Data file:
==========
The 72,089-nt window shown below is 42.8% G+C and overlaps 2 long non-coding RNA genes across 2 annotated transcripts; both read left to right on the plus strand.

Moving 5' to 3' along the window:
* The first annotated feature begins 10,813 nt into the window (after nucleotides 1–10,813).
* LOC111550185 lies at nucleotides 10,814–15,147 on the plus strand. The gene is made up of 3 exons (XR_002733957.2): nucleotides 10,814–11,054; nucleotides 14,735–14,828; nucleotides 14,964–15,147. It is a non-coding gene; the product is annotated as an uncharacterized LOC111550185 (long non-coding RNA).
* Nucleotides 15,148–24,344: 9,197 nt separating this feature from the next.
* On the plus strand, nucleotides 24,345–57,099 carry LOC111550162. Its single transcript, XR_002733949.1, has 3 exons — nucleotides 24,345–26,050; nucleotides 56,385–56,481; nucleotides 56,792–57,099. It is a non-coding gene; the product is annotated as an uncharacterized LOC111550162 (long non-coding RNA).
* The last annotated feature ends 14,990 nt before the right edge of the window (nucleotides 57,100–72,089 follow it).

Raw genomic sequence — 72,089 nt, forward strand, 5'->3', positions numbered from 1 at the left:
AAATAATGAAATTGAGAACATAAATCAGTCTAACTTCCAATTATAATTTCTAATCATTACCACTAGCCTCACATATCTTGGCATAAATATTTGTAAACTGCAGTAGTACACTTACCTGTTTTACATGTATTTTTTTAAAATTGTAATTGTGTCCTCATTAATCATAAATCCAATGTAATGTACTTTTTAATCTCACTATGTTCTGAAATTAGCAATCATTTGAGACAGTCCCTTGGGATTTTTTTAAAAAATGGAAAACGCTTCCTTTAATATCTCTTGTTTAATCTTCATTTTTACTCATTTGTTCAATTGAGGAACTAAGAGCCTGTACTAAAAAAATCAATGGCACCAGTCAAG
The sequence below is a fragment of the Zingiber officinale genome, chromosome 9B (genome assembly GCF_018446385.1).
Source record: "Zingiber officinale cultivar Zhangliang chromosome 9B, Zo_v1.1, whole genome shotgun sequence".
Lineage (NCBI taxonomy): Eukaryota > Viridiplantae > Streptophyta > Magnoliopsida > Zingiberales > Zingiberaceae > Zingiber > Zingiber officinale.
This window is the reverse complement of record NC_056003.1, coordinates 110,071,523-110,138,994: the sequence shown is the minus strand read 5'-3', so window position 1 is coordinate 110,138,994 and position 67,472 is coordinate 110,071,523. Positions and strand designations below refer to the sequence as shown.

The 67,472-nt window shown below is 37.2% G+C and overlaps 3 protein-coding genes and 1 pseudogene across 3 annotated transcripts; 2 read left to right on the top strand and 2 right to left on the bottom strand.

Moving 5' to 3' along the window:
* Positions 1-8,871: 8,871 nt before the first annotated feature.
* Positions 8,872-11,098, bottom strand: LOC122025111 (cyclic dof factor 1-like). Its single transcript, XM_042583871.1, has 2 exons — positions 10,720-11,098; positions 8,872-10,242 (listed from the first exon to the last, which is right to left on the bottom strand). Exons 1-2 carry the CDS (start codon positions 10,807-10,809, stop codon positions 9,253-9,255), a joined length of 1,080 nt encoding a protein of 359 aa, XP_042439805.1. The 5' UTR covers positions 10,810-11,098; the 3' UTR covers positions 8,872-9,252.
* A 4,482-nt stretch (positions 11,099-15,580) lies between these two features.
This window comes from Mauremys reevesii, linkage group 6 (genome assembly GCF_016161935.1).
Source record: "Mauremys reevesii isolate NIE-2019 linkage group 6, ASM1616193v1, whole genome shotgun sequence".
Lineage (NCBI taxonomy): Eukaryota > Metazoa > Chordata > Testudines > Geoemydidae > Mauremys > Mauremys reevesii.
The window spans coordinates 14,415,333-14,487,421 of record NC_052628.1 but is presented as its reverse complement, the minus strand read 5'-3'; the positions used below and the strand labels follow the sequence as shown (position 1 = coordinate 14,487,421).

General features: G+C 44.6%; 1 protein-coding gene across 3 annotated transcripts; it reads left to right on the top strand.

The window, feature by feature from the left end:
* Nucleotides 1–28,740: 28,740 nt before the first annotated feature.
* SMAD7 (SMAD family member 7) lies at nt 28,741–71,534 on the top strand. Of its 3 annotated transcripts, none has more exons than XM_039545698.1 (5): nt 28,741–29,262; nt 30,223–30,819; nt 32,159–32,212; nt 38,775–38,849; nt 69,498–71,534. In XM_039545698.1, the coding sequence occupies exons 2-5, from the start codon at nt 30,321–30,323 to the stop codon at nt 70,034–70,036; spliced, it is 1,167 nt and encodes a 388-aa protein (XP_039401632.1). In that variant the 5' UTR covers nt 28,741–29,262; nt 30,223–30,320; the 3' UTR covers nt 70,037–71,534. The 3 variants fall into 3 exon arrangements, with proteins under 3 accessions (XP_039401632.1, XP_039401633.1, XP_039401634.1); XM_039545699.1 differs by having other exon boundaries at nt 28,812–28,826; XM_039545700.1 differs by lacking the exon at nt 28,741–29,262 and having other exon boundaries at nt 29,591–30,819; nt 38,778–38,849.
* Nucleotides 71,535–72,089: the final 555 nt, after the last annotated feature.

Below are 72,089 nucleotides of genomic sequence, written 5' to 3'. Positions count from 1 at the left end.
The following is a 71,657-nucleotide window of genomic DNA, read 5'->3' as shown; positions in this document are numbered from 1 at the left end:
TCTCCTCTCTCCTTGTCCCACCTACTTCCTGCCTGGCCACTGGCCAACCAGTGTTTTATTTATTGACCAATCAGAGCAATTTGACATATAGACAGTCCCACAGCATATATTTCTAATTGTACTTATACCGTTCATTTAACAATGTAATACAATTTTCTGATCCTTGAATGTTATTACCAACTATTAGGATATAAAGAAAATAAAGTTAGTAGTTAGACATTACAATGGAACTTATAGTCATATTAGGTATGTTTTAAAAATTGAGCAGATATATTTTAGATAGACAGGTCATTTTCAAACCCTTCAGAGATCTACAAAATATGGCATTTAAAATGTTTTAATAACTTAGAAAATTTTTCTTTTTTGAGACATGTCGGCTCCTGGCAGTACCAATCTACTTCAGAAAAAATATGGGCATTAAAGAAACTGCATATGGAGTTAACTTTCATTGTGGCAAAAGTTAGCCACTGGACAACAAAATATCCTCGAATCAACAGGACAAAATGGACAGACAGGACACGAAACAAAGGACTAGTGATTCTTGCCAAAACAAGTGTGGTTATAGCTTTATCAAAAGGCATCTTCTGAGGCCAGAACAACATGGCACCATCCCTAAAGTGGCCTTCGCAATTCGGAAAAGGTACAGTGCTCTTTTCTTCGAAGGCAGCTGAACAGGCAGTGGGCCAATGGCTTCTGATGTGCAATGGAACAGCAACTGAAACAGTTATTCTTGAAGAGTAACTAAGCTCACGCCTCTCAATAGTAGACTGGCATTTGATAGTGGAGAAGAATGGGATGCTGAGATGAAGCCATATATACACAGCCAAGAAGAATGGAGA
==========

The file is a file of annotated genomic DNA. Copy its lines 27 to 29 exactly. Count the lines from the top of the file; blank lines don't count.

* Nucleotides 71,535–72,089: the final 555 nt, after the last annotated feature.

Below are 72,089 nucleotides of genomic sequence, written 5' to 3'. Positions count from 1 at the left end.
The following is a 71,657-nucleotide window of genomic DNA, read 5'->3' as shown; positions in this document are numbered from 1 at the left end: